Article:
Ski team takes training trip to Michigan

Louisa Lincoln, Staff Writer

On December 4, a group of South High cross-country skiers braved the snow and frigid temperatures to venture to the Upper Peninsula of Michigan for a training trip.

The team drove for about five hours to the town of Ironwood, Michigan, near the border of Michigan and Wisconsin, according to senior captain Alex DeParde. Captain Rachel Kranz, a junior, said that the purpose of the trip was to get “back in the swing of things,” and have an opportunity to do cross-country skiing, rather than dry-land training, which is what the team has been doing back home in Minnesota. Junior Jack Grover, another cross-country skier, mentioned that it was “fun for the team to train on good trails.”

Kranz added that, this year, there are almost ninety people on the team, a good portion of which are new to the team. One of the new skiers this year, sophomore Lake Dolan, went on the Michigan trip as well. “I thought it would be fun to be with skiers I haven’t met yet,” he said. So far, he seems to have a favorable view of the sport. “I love it actually,” he raved. “It’s a lot of fun.”

Last year, the team was unable to go on a similar trip due to a rule that prevented Minnesota state high school sports teams from travelling six-hundred miles or more for a competition, according to athletic director Mark Sanders. Sanders said that the rule was originally enacted to level the playing field between schools, because some teams with more money were “skirting the rules” by travelling for out-of-state competition.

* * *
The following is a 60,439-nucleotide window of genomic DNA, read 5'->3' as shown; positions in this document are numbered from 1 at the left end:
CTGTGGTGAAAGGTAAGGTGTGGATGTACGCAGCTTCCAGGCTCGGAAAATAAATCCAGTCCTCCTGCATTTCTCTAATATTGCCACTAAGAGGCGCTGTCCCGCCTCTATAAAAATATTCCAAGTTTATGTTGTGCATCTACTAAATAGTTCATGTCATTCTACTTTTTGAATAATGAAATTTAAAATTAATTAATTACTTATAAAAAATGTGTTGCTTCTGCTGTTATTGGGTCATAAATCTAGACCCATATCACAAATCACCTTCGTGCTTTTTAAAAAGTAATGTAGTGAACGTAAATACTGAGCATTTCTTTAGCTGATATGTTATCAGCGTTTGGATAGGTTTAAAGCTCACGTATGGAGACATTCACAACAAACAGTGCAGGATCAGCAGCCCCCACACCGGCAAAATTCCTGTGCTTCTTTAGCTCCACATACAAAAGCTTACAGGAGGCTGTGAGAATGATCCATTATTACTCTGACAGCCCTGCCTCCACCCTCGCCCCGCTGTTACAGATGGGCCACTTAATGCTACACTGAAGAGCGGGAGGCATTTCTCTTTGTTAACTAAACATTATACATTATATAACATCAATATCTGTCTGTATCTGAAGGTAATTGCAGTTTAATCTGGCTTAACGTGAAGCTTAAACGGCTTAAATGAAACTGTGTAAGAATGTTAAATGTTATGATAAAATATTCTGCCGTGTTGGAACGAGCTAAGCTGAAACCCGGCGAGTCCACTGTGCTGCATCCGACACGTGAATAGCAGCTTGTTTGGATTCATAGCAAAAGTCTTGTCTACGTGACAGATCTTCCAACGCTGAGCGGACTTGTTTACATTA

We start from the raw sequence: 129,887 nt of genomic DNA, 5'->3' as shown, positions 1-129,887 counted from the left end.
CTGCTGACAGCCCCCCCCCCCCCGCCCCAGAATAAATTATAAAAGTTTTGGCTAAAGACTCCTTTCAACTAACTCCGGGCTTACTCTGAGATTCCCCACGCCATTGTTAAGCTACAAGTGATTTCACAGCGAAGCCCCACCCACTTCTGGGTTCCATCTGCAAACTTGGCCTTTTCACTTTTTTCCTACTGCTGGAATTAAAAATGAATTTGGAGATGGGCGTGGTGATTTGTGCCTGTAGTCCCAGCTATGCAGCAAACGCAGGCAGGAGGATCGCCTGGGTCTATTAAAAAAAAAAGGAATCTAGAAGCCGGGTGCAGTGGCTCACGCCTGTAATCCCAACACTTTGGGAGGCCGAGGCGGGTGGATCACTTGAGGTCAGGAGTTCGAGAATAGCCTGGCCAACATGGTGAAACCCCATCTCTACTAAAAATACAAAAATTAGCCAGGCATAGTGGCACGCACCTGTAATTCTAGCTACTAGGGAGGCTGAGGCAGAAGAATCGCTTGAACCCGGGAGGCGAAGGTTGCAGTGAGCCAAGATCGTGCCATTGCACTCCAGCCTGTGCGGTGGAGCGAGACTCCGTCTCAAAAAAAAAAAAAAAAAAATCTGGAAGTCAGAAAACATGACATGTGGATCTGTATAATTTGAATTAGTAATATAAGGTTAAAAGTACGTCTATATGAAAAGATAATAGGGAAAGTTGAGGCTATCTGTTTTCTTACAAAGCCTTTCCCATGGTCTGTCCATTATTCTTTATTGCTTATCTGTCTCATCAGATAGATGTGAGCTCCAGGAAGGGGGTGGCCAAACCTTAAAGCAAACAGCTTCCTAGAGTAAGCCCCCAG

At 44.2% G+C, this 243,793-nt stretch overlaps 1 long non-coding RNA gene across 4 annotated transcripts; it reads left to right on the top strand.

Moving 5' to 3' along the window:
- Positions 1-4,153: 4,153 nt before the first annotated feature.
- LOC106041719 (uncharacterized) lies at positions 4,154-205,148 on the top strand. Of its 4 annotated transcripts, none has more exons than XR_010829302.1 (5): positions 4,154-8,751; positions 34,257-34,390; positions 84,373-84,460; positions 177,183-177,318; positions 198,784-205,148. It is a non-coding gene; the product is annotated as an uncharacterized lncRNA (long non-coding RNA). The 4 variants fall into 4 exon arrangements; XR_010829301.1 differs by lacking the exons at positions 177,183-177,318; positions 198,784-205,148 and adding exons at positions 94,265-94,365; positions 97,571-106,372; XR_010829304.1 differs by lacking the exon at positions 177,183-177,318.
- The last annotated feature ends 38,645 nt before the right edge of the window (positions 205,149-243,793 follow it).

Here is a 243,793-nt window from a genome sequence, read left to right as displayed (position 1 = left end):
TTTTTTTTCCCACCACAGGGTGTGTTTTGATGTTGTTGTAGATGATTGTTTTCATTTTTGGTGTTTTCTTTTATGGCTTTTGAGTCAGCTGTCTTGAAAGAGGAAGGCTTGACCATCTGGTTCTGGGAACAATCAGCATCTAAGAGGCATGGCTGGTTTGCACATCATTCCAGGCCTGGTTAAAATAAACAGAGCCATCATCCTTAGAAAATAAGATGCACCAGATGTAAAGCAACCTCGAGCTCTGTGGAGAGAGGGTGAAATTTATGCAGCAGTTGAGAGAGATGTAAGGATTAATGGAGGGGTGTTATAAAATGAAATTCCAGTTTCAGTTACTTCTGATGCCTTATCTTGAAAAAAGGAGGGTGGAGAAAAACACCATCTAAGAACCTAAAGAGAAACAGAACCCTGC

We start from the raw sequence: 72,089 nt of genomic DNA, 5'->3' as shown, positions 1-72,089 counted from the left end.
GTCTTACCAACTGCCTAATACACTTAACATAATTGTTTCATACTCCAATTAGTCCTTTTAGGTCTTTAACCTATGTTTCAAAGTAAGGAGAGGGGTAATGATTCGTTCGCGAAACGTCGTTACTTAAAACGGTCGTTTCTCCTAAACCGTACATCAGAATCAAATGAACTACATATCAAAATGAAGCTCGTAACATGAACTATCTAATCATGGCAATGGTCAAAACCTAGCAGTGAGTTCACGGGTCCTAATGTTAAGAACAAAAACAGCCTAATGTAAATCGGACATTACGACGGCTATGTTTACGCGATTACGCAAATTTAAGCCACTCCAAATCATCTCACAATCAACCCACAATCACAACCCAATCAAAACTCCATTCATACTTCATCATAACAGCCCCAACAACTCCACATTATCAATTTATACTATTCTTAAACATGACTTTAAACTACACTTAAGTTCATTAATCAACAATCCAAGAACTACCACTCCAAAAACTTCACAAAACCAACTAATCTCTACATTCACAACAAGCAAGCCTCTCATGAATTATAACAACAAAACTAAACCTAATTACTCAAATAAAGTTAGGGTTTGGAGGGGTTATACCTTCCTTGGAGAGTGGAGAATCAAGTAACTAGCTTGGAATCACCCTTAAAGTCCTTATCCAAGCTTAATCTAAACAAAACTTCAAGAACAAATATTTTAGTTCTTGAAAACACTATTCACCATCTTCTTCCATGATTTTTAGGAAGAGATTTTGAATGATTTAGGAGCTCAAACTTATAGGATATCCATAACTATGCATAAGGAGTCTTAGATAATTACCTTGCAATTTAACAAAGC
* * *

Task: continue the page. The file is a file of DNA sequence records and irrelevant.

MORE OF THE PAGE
Especially in sports such as baseball and softball, teams would travel south to train in a warmer climate and play in scrimmages. However, the lines between games versus scrimmages became blurred.

This year, the rule was revised for skiing so that teams could take a training trip, because “sometimes, they have to travel to find snow,” as Sanders mentioned. Sanders added that not only does the trip give students the opportunity to train, “it provides an opportunity for kids to bond as a team and see another part of the country.”

DeParde said that the team skied for about six hours on both Saturday and Sunday, and mentioned that, for him, “skiing was the highlight.” While the whole trip was fun for Kranz, she enjoyed being in nature and, of course, the snowball fights. Overall, the trip seemed to provide a bonding and beneficial training experience for the ski team.